This exquisite Master of Nets Garden was first designed during the Southern Song Dynasty (1127-1279) as a residence for a government official. At that time, the garden was named “the Hall of Ten Thousand Books” because the owner housed numerous books in three studies within the garden. Later on, it went through vicissitudes in different dynasties until an official named Song Zongyuan bought and restored the garden around 1765 in the Qing Dynasty (1644 – 1911). It is said that in a moment of frustration with bureaucracy he declared that he would rather be a fisherman than a bureaucrat. Therefore, he changed the name of this garden to “Wangshi Yuan”, meaning a fisher’s garden in English, to express his will.
The Master of Nets Garden is divided into three sections: a residential section, the central main garden and an inner garden. The main garden has a large pond that is surrounded by pathways and a variety of buildings such as the Ribbon Washing Pavillion (Zhuoying Shuige) and the Pavillion for the Advent of the Moon and Wind (Yuedao Fenglai Ting). There are many more buildings that are situated so that there is never a sense of crowding, but always of spaciousness. As is common in Suzhou gardens, the pond has a small pavilion in it. Here the pavilion is accessible by a bridge that is less than one foot wide.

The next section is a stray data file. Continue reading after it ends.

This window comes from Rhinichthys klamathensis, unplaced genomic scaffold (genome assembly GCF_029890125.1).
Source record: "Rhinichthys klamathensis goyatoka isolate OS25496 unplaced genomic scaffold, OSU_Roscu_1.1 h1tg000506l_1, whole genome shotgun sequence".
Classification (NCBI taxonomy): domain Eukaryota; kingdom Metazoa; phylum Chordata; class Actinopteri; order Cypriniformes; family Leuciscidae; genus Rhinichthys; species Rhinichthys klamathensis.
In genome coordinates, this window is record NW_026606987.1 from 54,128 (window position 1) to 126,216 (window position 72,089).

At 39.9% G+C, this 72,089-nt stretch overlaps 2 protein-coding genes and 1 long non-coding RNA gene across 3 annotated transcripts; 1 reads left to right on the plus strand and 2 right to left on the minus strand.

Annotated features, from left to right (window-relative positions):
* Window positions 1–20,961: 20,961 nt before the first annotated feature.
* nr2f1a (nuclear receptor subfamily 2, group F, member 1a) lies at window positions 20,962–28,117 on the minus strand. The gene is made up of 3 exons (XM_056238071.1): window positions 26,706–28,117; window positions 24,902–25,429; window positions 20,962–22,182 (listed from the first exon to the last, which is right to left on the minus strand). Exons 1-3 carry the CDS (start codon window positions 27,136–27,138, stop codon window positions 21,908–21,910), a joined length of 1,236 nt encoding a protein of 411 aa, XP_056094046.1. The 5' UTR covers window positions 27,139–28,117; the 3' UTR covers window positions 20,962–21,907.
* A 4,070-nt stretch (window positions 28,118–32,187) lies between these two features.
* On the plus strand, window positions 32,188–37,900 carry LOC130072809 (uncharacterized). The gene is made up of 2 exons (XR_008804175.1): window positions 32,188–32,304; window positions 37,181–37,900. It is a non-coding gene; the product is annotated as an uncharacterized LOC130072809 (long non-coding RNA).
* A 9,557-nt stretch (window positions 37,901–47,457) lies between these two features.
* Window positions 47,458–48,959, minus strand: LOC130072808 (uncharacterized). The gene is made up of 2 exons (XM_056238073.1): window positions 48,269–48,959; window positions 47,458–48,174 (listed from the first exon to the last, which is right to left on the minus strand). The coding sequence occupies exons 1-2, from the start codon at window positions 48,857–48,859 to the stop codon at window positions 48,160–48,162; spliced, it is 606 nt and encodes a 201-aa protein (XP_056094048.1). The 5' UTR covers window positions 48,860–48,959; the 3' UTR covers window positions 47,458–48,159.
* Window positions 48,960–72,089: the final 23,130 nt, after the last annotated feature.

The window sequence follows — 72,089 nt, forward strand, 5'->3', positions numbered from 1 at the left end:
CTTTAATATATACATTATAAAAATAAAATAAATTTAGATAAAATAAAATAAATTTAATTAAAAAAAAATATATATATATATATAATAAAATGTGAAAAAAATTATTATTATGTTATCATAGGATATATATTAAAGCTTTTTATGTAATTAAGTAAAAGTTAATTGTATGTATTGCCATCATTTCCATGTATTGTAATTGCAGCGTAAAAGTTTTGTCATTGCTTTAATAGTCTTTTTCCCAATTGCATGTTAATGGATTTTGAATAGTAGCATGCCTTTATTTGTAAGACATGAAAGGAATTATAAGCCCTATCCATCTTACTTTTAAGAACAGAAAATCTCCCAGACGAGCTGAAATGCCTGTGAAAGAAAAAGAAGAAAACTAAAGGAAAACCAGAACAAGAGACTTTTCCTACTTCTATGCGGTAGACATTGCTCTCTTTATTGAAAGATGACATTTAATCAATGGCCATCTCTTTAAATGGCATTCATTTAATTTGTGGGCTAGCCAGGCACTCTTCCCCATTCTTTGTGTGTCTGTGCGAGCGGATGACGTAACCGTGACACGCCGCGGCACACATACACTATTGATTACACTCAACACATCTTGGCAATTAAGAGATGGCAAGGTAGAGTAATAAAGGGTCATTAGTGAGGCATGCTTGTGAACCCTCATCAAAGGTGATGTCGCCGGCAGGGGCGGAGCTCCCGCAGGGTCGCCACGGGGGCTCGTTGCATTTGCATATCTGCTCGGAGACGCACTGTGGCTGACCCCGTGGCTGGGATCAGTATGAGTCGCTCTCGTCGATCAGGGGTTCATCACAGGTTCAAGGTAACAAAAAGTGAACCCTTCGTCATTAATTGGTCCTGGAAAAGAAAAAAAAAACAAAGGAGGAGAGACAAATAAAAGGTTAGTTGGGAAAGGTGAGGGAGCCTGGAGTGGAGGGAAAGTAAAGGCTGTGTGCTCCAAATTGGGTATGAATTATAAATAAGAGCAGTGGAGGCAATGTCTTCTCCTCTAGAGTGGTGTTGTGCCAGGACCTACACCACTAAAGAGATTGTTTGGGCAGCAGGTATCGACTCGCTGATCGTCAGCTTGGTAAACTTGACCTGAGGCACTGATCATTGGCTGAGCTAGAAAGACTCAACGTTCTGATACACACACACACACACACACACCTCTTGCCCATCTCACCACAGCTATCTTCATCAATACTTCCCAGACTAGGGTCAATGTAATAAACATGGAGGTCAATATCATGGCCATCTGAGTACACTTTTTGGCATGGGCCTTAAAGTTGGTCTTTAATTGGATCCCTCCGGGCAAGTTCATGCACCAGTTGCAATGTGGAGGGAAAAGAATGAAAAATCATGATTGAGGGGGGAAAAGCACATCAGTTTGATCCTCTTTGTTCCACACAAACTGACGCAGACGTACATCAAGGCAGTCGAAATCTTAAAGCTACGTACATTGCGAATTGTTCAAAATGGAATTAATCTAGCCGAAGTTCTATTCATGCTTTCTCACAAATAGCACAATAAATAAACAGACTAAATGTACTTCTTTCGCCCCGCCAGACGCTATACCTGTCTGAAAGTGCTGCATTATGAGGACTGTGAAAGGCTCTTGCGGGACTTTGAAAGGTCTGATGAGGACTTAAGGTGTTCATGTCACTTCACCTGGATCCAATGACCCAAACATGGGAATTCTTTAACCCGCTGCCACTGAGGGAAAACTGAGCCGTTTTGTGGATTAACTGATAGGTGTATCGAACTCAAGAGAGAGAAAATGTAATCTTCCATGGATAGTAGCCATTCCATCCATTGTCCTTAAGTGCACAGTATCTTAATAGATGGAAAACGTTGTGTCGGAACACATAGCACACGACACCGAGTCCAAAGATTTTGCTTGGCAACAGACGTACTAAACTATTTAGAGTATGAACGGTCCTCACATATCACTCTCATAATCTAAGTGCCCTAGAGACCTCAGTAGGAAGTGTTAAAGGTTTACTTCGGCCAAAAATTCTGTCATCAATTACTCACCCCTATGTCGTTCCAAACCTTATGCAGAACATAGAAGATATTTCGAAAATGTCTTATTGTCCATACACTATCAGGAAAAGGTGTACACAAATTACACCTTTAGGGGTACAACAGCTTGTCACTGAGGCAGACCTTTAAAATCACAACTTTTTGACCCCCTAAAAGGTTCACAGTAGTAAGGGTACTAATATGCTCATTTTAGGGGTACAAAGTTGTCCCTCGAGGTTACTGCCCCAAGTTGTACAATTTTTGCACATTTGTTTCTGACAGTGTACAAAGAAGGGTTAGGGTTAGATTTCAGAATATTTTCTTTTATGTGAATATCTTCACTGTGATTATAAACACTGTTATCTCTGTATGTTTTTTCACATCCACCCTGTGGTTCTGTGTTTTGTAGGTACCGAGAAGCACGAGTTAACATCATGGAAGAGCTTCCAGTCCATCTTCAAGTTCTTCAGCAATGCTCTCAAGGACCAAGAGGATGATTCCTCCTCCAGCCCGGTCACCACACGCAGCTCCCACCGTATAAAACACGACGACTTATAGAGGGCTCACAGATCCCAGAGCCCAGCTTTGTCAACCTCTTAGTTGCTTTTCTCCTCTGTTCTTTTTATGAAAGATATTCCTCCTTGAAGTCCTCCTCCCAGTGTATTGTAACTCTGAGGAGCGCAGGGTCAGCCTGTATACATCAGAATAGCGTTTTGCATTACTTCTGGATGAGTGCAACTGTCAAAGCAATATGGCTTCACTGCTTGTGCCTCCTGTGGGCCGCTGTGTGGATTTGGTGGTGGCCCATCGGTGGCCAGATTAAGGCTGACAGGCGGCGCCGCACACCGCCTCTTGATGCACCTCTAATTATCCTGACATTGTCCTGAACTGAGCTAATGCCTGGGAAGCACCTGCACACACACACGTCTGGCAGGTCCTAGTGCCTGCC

As you walk about the gardens and along the walkways, you can often see beautiful flowers or plants through delicate windows which frames the scenery from a distance and draw you to a single sight, a moment of peaceful natural beauty. As you walk through the buildings, it is easy to imagine the life that the original residents lived in a feudal society where these gardens were solely for their pleasure and the pleasure of their guests. The various buildings are constructed so that you can always access the main garden from any room.
The inner garden Dian Chun Yi which is only about 660 square feet, has the distinction of being used as the model for the Ming Hall Garden at the Metropolitan Museum of Art in New York City and also completely miniaturized for an exhibit in the Pompidou Center in Paris in 1982. This garden is reputed to be the most well-preserved one in Suzhou and should not be missed. It is small in size, but is like a beautifully cut diamond whose beauty is of everlasting fascination and pleasure.